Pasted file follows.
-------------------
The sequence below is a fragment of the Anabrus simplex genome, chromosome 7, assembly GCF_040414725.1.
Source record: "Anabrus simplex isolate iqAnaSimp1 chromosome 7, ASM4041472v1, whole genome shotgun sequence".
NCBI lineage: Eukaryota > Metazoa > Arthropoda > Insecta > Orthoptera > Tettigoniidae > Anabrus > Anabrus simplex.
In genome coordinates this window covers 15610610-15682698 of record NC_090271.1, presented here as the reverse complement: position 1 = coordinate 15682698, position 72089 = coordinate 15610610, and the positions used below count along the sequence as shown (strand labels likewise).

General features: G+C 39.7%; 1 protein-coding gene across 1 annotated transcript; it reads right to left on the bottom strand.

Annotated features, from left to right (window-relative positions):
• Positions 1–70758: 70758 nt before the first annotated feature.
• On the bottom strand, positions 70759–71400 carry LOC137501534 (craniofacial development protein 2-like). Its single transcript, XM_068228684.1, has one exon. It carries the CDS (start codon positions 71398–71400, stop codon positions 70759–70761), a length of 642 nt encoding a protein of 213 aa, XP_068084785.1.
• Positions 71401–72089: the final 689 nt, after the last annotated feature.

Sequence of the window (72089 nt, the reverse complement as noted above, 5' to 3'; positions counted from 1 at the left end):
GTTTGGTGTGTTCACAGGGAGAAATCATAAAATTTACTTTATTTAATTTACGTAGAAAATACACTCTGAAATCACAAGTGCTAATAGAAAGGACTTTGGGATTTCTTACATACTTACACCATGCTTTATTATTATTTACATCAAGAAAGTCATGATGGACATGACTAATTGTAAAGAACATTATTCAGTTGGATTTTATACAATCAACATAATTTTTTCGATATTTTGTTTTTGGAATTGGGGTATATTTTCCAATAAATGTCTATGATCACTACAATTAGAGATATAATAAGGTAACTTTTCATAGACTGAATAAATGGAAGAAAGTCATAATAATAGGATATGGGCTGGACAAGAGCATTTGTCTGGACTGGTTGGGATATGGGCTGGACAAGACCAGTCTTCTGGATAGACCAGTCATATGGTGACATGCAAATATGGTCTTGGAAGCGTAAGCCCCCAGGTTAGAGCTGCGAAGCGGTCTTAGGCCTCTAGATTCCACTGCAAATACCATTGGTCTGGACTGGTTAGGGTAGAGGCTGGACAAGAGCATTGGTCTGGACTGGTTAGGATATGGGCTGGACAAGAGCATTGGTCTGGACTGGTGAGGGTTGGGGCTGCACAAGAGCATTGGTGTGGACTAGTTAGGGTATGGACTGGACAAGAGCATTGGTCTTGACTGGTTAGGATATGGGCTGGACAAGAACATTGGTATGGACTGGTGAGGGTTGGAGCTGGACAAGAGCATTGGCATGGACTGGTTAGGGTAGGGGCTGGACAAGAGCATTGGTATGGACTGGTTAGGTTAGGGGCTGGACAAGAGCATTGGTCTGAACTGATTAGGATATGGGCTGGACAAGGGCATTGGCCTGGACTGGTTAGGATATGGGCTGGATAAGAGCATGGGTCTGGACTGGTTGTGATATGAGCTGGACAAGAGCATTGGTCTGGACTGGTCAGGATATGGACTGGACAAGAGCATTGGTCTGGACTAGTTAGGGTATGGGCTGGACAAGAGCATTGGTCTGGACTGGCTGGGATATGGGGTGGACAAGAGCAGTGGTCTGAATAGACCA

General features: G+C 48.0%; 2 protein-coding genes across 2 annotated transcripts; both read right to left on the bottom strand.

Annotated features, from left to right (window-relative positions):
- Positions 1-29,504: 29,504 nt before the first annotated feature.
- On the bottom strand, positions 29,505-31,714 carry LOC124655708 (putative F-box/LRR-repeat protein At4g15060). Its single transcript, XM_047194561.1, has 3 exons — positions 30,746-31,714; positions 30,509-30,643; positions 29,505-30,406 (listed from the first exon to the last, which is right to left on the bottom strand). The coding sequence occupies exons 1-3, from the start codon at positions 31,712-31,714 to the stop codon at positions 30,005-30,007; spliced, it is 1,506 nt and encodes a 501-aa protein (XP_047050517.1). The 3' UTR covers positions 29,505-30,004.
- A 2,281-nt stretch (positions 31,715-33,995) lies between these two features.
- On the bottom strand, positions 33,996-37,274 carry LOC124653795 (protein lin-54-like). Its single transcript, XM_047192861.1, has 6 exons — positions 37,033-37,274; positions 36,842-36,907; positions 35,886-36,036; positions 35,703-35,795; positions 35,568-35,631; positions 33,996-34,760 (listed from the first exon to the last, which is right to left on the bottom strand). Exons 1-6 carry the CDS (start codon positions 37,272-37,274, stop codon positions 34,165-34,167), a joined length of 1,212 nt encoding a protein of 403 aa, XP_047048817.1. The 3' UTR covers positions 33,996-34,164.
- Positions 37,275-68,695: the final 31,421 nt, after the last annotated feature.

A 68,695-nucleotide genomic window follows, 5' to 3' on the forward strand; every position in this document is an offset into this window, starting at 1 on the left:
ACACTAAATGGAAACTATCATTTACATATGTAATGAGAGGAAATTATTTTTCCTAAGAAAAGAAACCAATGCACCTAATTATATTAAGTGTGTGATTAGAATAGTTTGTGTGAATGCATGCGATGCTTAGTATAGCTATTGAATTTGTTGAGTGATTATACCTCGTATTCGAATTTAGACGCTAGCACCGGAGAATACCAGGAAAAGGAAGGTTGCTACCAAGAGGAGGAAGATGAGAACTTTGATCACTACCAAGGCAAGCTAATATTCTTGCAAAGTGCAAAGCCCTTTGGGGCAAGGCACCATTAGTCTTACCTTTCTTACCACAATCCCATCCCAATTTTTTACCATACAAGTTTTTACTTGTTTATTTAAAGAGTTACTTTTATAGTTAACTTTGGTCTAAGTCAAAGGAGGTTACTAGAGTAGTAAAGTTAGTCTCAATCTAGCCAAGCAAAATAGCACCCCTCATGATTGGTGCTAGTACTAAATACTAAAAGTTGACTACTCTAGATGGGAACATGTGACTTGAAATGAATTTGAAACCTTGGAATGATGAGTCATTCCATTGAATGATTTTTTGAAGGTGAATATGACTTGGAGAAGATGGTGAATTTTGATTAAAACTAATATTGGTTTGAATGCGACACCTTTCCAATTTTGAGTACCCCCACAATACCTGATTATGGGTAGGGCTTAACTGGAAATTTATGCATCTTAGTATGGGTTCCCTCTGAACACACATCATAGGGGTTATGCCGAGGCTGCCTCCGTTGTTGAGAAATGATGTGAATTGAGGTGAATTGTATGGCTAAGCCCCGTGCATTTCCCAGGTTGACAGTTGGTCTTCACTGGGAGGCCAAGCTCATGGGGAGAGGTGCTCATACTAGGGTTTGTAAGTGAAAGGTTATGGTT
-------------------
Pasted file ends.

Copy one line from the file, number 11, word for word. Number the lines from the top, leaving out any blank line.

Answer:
GTTTGGTGTGTTCACAGGGAGAAATCATAAAATTTACTTTATTTAATTTACGTAGAAAATACACTCTGAAATCACAAGTGCTAATAGAAAGGACTTTGGGATTTCTTACATACTTACACCATGCTTTATTATTATTTACATCAAGAAAGTCATGATGGACATGACTAATTGTAAAGAACATTATTCAGTTGGATTTTATACAATCAACATAATTTTTTCGATATTTTGTTTTTGGAATTGGGGTATATTTTCCAATAAATGTCTATGATCACTACAATTAGAGATATAATAAGGTAACTTTTCATAGACTGAATAAATGGAAGAAAGTCATAATAATAGGATATGGGCTGGACAAGAGCATTTGTCTGGACTGGTTGGGATATGGGCTGGACAAGACCAGTCTTCTGGATAGACCAGTCATATGGTGACATGCAAATATGGTCTTGGAAGCGTAAGCCCCCAGGTTAGAGCTGCGAAGCGGTCTTAGGCCTCTAGATTCCACTGCAAATACCATTGGTCTGGACTGGTTAGGGTAGAGGCTGGACAAGAGCATTGGTCTGGACTGGTTAGGATATGGGCTGGACAAGAGCATTGGTCTGGACTGGTGAGGGTTGGGGCTGCACAAGAGCATTGGTGTGGACTAGTTAGGGTATGGACTGGACAAGAGCATTGGTCTTGACTGGTTAGGATATGGGCTGGACAAGAACATTGGTATGGACTGGTGAGGGTTGGAGCTGGACAAGAGCATTGGCATGGACTGGTTAGGGTAGGGGCTGGACAAGAGCATTGGTATGGACTGGTTAGGTTAGGGGCTGGACAAGAGCATTGGTCTGAACTGATTAGGATATGGGCTGGACAAGGGCATTGGCCTGGACTGGTTAGGATATGGGCTGGATAAGAGCATGGGTCTGGACTGGTTGTGATATGAGCTGGACAAGAGCATTGGTCTGGACTGGTCAGGATATGGACTGGACAAGAGCATTGGTCTGGACTAGTTAGGGTATGGGCTGGACAAGAGCATTGGTCTGGACTGGCTGGGATATGGGGTGGACAAGAGCAGTGGTCTGAATAGACCA